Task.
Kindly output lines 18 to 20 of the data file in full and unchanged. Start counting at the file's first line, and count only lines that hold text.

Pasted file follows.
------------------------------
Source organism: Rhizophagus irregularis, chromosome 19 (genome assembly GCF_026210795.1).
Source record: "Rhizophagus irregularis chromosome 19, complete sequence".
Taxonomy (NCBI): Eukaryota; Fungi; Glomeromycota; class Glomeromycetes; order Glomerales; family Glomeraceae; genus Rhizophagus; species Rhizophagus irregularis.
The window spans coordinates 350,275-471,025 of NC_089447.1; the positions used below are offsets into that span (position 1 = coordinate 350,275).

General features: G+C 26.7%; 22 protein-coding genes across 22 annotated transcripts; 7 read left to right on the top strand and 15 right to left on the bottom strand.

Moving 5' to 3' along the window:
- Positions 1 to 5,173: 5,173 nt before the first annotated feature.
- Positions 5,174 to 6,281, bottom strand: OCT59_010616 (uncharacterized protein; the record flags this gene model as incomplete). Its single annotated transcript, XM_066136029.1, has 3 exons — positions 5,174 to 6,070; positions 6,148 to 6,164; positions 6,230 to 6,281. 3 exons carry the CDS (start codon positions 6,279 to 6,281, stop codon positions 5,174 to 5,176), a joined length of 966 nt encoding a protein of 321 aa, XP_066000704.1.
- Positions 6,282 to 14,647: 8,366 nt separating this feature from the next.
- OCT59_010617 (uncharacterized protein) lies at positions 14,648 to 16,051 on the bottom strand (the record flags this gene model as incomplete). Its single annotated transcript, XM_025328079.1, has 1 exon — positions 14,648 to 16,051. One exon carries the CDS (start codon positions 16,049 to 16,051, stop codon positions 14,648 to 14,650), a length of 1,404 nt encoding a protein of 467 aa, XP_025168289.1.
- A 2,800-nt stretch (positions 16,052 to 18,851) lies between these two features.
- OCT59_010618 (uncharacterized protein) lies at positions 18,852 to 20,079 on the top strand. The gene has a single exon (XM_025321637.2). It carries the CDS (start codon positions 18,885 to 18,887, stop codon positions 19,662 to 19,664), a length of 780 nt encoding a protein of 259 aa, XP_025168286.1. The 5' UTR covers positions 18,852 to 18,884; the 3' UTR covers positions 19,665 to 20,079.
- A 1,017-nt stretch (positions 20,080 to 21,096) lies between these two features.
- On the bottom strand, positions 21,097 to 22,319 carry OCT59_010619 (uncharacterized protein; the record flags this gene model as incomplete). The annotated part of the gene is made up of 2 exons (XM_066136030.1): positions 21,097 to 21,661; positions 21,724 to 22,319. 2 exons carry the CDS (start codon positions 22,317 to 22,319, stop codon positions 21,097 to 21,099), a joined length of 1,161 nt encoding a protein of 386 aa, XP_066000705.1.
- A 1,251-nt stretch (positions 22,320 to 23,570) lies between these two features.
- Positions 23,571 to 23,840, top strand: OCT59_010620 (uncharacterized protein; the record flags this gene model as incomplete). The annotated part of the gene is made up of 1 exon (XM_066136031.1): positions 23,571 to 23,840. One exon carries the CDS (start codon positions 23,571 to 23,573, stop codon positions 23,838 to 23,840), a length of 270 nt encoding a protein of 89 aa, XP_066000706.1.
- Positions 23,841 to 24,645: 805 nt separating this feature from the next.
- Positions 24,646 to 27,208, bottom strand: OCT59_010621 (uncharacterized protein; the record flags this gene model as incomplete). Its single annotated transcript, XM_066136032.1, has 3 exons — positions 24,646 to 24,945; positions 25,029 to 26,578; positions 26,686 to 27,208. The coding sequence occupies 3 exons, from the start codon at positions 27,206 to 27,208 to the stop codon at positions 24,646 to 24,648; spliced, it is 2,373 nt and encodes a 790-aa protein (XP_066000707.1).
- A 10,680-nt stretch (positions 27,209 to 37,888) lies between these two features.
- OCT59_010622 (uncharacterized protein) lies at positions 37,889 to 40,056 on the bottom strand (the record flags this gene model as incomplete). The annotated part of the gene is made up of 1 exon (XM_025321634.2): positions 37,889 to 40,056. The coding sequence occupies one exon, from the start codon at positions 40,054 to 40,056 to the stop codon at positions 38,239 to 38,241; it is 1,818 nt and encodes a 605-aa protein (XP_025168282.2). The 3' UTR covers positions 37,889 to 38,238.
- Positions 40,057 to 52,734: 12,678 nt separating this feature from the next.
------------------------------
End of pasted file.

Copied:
- Positions 24,646 to 27,208, bottom strand: OCT59_010621 (uncharacterized protein; the record flags this gene model as incomplete). Its single annotated transcript, XM_066136032.1, has 3 exons — positions 24,646 to 24,945; positions 25,029 to 26,578; positions 26,686 to 27,208. The coding sequence occupies 3 exons, from the start codon at positions 27,206 to 27,208 to the stop codon at positions 24,646 to 24,648; spliced, it is 2,373 nt and encodes a 790-aa protein (XP_066000707.1).
- A 10,680-nt stretch (positions 27,209 to 37,888) lies between these two features.
- OCT59_010622 (uncharacterized protein) lies at positions 37,889 to 40,056 on the bottom strand (the record flags this gene model as incomplete). The annotated part of the gene is made up of 1 exon (XM_025321634.2): positions 37,889 to 40,056. The coding sequence occupies one exon, from the start codon at positions 40,054 to 40,056 to the stop codon at positions 38,239 to 38,241; it is 1,818 nt and encodes a 605-aa protein (XP_025168282.2). The 3' UTR covers positions 37,889 to 38,238.